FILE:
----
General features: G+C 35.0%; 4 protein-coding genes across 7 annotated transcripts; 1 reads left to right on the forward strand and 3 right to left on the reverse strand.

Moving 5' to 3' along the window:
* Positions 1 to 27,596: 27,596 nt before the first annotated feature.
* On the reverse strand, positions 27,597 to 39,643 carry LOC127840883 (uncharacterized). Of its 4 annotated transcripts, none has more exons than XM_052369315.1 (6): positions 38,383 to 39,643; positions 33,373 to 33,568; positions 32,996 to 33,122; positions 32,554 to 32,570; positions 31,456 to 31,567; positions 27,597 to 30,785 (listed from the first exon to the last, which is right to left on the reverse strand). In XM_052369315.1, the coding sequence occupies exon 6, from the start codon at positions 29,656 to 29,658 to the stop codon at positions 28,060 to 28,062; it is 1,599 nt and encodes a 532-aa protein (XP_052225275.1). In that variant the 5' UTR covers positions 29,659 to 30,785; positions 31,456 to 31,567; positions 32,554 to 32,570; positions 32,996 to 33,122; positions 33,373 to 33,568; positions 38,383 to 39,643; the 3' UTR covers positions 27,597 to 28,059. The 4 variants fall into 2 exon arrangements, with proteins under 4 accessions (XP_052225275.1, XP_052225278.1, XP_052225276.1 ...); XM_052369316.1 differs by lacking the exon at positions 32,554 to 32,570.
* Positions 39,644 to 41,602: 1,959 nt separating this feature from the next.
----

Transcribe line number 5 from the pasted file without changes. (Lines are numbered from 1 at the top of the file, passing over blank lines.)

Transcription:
* Positions 39,644 to 41,602: 1,959 nt separating this feature from the next.